What Nonprofits Should Know About the New Tax Bill

While the new tax bill made no direct changes to nonprofit taxation, they did make considerable changes to individual and corporate taxes. These changes are likely to have some impact on charitable giving, which should be considered during fundraising attempts.

Individuals Will Be Reduced

A removal of many traditional expense items will make Americans far less likely to itemize their taxes. In fact, in 2018 it is likely that as few as 5 percent of households will continue to itemize. Without itemization, one of the major reasons to give to a nonprofit organization will vanish.

Many smaller nonprofits rely upon the charitable giving of middle-class American households, who will now find themselves unable to deduct their donations. This will strike primarily at end of year donations, which are often done with the express purpose of acquiring a tax benefit. However, a side effect is that many Americans may also save money on their taxes. Americans may be compelled to donate more once they see their final tax bill.

  • Courting donations on the basis of tax-exempt status will no longer be effective.
  • Build relationships with donors now in order to encourage them to donate.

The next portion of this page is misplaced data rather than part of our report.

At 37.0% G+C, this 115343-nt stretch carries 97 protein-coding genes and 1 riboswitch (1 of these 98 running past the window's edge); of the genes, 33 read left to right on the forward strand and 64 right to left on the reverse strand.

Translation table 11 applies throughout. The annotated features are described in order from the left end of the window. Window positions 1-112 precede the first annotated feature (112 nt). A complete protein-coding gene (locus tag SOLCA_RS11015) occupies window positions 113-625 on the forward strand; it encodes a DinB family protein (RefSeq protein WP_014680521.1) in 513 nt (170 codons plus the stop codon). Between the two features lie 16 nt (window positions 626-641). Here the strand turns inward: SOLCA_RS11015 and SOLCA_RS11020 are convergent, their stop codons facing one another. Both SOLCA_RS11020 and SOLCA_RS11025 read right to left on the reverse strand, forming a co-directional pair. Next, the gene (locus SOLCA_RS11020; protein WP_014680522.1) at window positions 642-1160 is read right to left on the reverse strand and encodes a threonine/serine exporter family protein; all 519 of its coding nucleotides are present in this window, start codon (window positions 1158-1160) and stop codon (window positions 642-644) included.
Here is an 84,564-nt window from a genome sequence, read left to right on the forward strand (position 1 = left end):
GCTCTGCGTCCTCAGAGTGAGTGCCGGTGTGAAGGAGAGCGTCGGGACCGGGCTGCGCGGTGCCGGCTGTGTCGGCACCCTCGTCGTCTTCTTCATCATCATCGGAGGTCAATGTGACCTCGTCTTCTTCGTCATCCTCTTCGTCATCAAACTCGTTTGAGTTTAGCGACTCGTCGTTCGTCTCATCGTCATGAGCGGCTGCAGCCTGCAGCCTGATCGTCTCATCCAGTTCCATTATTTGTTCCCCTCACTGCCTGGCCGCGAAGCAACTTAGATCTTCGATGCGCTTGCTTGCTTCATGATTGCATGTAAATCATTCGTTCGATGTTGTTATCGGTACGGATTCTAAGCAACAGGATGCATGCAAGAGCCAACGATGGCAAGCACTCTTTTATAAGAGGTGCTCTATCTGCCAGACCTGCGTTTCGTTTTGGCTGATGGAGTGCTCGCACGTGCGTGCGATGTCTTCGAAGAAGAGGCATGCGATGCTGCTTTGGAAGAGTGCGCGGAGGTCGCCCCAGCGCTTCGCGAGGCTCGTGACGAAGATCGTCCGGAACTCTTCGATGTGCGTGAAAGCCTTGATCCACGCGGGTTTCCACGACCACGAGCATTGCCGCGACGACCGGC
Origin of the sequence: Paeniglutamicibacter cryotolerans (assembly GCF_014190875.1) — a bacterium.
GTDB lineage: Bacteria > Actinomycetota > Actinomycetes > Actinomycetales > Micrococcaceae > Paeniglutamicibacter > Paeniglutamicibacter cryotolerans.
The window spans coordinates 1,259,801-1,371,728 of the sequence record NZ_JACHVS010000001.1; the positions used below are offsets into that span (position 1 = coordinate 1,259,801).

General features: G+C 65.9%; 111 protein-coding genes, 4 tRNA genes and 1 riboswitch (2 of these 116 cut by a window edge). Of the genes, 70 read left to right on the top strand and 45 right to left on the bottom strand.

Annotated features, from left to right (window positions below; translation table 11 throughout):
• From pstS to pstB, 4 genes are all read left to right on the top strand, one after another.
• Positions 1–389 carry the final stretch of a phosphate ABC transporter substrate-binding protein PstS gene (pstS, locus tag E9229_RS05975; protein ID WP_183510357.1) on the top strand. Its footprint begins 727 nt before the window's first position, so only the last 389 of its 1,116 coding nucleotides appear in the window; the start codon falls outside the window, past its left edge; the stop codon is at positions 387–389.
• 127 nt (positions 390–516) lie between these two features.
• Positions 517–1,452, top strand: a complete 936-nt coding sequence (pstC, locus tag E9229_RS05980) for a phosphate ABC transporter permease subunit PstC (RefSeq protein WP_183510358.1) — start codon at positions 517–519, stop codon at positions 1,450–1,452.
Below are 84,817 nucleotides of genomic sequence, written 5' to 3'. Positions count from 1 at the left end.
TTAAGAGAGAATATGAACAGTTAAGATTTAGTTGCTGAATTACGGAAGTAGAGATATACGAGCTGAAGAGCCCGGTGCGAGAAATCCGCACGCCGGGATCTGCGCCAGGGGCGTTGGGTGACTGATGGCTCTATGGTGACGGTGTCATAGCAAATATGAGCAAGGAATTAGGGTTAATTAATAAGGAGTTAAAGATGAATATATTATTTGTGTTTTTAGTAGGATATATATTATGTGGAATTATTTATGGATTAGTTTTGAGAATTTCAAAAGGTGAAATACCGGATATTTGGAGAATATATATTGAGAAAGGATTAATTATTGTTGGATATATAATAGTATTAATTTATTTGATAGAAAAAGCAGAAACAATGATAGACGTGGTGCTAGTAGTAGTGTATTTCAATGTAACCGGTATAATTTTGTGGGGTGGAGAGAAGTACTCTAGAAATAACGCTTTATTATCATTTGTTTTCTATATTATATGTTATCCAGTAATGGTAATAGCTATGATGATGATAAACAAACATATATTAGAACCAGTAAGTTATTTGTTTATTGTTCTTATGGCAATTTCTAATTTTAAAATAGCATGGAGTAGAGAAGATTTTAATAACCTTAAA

More Corporate Giving May Occur

Businesses are going to find themselves with more cash, due to a substantial tax cut. These businesses are still going to see the advantages of charitable giving and are therefore more likely to give. However, businesses are also more likely to give to large, national nonprofits rather than small, local ones.

It's possible for nonprofit organization to make up for a lack of individual giving through increases in corporate donations, but it will mean a shift in how charities complete their fundraising. Companies give to charities both to fulfill their values and mission statements as well as for advertising and exposure, which is something nonprofits will need to keep in mind.

  • Connect with local businesses and build relationships with professional contacts.
  • Use social media and other forms of advertising to make corporate interactions visible, inspiring other companies to connect.

Of course, only about 30 percent of American households itemized their taxes to begin with -- but for many organizations, this demographic may have comprised the majority of giving. Adapting your fundraising methods and building strong relationships may help in mitigating these changes.

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